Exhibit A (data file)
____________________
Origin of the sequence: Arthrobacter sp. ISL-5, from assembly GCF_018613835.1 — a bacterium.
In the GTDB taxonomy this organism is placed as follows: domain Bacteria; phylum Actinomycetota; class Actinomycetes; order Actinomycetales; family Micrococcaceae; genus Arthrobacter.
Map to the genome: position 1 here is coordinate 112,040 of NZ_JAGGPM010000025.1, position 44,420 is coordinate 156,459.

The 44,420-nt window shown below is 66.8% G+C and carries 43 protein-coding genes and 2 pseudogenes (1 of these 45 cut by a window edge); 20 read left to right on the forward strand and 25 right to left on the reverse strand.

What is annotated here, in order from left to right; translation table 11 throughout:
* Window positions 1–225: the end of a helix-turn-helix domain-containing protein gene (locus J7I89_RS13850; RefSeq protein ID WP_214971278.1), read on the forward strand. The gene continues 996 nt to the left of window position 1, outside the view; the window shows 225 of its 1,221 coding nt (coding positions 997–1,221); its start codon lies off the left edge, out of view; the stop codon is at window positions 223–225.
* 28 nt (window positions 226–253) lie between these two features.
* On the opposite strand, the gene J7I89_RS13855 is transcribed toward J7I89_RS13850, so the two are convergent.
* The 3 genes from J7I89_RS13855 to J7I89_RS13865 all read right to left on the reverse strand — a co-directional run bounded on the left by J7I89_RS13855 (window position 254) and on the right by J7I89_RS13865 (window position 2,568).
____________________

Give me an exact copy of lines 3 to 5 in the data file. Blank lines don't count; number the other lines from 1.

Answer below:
Map to the genome: position 1 here is coordinate 112,040 of NZ_JAGGPM010000025.1, position 44,420 is coordinate 156,459.

The 44,420-nt window shown below is 66.8% G+C and carries 43 protein-coding genes and 2 pseudogenes (1 of these 45 cut by a window edge); 20 read left to right on the forward strand and 25 right to left on the reverse strand.

What is annotated here, in order from left to right; translation table 11 throughout: